I am certainly open to traveling with another person — perhaps a fellow “blogger” — and recounting our adventures by documenting them in articles for you to read and photographs for you to see in the hopes that they will be helpful and prompt you to eventually travel to those places as well.
6. You Become an Expert Selfie Photographer
There was a time when I would include myself in some photographs solely as proof that I traveled to a destination — but, of course, that was when my travel “career” was still nascent.
Although there are few exceptions, I prefer to not be in travel photographs — and yes, I have been approached by many people around the world who graciously offered to take my camera and photograph me, to which I politely decline.
Come to think of it, many people also approach me to take their photographs with their cameras. I, of course, comply with their requests; and they are usually quite grateful.
I will never forget the time that one couple in Bucharest near the grand fountain wanted me to take photographs of them — but with my camera. I initially hesitated because I really did not understand the point of doing that; but I eventually complied — and they were happy.
7. You Consider Buying You Buy the Blasted Selfie Stick
You could not pay me to buy one of those things.
The first time I saw one was when one was used by an Asian woman — most likely visiting Spain — in Plaza Mayor in Madrid.
I thought it looked ridiculous then; and I still think it looks ridiculous today.
8. Free Wi-Fi Becomes a Top Accommodation Priority
While I will use free Wi-Fi to access the Internet whenever available, I remind myself that I travel to enjoy myself and learn — not to use that time to write articles for The Gate, as that somewhat defeats the purpose of traveling.
I have, though, thought about posting quick articles as I travel while the moment is still fresh and simply saying “screw it” to attempting to get the most out of search engine optimization, as I am not going to let Google dictate how I should live my life.
9. You Have Friends Around the World
I do have friends around the world; but that is because I am a member of FlyerTalk — not because I write articles for The Gate.
I have stayed at the homes of friends who live on other continents; I have had friends either cook for me or treat me to dinner at a restaurant; and I had one friend who lives in France generously offer me his car to drive to Liechtenstein, warning me to watch my speed in Switzerland.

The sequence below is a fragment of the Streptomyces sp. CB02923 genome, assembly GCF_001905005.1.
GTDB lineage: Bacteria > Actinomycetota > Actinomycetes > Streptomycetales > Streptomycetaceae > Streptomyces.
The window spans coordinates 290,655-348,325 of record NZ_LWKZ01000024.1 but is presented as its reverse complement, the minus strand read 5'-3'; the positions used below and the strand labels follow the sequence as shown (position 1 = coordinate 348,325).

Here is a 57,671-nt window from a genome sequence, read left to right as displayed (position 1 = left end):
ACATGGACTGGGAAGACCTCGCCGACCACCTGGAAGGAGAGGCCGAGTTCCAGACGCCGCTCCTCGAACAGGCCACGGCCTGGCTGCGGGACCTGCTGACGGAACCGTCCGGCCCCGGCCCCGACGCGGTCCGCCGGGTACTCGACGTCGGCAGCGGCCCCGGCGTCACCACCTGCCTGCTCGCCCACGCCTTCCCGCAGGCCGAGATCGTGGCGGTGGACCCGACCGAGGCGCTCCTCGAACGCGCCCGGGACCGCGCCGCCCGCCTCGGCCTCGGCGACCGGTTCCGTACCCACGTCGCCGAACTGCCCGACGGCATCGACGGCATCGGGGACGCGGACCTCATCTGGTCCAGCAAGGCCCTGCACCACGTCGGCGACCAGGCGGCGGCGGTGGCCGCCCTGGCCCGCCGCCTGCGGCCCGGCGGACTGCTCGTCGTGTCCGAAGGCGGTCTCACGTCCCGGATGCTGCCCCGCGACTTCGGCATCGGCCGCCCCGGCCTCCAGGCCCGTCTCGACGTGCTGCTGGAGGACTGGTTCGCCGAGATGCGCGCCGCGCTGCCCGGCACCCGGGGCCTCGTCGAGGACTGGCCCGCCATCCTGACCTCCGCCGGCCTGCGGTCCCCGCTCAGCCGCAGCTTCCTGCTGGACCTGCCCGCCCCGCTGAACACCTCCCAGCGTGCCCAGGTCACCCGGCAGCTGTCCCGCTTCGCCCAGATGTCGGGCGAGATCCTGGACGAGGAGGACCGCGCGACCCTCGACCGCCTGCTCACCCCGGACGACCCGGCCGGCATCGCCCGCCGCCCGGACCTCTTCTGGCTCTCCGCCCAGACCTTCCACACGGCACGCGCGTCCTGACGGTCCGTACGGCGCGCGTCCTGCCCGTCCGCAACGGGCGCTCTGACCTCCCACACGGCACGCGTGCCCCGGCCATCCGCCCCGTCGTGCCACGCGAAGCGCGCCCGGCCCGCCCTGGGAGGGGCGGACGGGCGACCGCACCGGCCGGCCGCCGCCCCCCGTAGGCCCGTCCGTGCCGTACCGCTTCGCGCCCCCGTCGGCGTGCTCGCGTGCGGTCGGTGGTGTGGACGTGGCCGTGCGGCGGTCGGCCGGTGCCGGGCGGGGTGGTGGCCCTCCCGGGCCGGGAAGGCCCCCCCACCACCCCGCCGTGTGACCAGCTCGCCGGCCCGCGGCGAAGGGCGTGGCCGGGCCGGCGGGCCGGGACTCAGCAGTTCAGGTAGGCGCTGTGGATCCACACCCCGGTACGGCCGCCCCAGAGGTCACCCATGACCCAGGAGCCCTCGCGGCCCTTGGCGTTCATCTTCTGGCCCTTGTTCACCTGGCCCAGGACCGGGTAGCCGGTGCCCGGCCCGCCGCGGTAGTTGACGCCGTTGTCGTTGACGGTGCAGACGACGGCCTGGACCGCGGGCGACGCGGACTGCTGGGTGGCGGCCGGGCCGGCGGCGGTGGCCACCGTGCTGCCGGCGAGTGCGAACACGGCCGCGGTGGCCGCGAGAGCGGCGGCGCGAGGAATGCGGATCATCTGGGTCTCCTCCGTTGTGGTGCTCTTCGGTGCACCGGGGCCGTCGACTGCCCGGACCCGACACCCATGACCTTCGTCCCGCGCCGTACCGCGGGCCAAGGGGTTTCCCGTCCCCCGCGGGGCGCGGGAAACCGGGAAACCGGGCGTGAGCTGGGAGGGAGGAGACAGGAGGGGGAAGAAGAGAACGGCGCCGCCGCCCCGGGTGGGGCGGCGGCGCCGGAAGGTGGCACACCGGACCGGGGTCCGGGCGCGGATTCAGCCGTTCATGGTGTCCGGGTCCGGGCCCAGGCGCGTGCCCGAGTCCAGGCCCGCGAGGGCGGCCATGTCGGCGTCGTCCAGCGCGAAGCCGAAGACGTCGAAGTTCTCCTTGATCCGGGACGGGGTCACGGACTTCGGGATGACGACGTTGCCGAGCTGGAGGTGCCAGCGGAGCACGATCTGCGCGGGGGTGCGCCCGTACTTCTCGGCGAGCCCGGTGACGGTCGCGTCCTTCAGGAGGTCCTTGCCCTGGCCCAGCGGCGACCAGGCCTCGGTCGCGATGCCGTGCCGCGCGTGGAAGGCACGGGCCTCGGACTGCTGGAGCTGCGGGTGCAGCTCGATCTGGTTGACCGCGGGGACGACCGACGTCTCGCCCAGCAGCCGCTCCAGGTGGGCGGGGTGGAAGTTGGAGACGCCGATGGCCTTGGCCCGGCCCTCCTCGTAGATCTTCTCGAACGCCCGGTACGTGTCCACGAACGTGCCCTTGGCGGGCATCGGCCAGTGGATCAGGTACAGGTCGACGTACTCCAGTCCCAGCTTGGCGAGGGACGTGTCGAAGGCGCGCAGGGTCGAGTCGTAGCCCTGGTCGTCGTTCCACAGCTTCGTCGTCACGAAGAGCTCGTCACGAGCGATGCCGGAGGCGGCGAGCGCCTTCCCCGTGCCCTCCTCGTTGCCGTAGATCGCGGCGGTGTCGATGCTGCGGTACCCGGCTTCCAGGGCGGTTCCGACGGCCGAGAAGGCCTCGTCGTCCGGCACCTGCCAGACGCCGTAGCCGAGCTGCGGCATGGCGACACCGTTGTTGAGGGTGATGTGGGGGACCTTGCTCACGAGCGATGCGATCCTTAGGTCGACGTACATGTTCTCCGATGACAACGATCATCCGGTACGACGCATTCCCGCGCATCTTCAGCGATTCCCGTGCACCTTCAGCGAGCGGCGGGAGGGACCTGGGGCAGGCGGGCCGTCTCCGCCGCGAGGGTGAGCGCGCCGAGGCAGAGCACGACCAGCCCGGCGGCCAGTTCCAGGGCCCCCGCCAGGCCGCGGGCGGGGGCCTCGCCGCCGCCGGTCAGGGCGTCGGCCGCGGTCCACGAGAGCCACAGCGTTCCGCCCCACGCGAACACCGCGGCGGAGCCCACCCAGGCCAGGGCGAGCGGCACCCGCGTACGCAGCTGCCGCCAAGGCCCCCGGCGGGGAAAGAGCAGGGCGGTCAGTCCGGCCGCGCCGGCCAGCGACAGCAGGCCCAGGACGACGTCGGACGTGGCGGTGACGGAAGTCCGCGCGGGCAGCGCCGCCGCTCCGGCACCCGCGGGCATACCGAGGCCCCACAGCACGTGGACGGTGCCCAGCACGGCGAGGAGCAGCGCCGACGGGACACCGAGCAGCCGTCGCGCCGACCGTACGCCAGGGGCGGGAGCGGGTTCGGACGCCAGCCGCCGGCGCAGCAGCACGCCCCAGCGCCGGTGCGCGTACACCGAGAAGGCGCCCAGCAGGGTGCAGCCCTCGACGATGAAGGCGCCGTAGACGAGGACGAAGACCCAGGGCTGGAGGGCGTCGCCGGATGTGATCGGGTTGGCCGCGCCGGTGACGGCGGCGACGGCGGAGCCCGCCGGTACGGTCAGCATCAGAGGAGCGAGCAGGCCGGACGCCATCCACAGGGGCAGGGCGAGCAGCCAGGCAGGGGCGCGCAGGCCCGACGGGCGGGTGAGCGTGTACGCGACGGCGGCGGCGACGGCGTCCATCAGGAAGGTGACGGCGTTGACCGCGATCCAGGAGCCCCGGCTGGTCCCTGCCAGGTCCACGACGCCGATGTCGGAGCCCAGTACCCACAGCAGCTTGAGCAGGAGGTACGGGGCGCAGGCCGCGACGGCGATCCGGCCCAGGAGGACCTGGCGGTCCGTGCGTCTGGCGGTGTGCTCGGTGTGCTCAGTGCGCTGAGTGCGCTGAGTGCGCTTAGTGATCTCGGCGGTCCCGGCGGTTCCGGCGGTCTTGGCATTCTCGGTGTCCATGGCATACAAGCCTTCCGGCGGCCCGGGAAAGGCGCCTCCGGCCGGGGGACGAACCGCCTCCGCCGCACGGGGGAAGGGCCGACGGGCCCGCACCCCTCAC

Conversely, I have given away items to friends as well — such as a certificate worth $100.00 towards staying two nights in a hotel as one of countless examples —and taken friends on tours of places such as Atlanta, New York or Brooklyn, where I was born and raised.
Dan Hammer — who is also known as FlyerTalk member dhammer53 and is currently hosting and conducting the Brooklyn Reality Tour for 2016 as I type this article — probably regretted the day I attended one of those tours. I could not help taking over the microphone when the vehicle passed someplace in Brooklyn which had even the slightest of significance to me — even when the microphone was not working and Dan’s voice was failing him.
Good times and no regrets on my part. This one is for you, Flatlands.
10. You’re Never Completely At Home Anywhere
I prefer to view this the other way around: in a way, I feel at home everywhere.
Travel is amazing in the respect that once I have been somewhere and become more knowledgeable about it, I automatically feel more at home there than I did prior to arriving — for obvious reasons.
Travel is not a “hobby” to be “hacked.” It is very real to me. It has been real to me for most of my life; and especially when I became a frequent traveler — long before writing the first word for The Gate back in 2006…
…and as long as that passion remains strong, I intend to keep writing about my travels and welcome you along for the ride — even if it is vicariously.
Thank you for reading The Gate. As always, I greatly appreciate it and am deeply grateful to you.